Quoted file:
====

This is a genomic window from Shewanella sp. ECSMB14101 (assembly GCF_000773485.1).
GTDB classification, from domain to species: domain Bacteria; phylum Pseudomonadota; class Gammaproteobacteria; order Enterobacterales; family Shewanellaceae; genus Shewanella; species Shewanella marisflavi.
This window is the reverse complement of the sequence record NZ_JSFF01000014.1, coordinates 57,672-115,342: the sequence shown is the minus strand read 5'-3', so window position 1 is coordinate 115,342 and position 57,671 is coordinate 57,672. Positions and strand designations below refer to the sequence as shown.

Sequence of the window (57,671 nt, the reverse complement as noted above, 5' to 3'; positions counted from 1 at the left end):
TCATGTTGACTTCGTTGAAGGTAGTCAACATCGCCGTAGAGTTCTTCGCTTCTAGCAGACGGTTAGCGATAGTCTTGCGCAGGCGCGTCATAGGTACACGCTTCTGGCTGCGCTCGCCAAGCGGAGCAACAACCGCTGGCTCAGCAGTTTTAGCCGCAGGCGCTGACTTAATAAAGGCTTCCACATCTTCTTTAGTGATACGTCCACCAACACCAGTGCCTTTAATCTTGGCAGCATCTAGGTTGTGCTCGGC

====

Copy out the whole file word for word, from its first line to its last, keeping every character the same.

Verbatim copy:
This is a genomic window from Shewanella sp. ECSMB14101 (assembly GCF_000773485.1).
GTDB classification, from domain to species: domain Bacteria; phylum Pseudomonadota; class Gammaproteobacteria; order Enterobacterales; family Shewanellaceae; genus Shewanella; species Shewanella marisflavi.
This window is the reverse complement of the sequence record NZ_JSFF01000014.1, coordinates 57,672-115,342: the sequence shown is the minus strand read 5'-3', so window position 1 is coordinate 115,342 and position 57,671 is coordinate 57,672. Positions and strand designations below refer to the sequence as shown.

Sequence of the window (57,671 nt, the reverse complement as noted above, 5' to 3'; positions counted from 1 at the left end):
TCATGTTGACTTCGTTGAAGGTAGTCAACATCGCCGTAGAGTTCTTCGCTTCTAGCAGACGGTTAGCGATAGTCTTGCGCAGGCGCGTCATAGGTACACGCTTCTGGCTGCGCTCGCCAAGCGGAGCAACAACCGCTGGCTCAGCAGTTTTAGCCGCAGGCGCTGACTTAATAAAGGCTTCCACATCTTCTTTAGTGATACGTCCACCAACACCAGTGCCTTTAATCTTGGCAGCATCTAGGTTGTGCTCGGC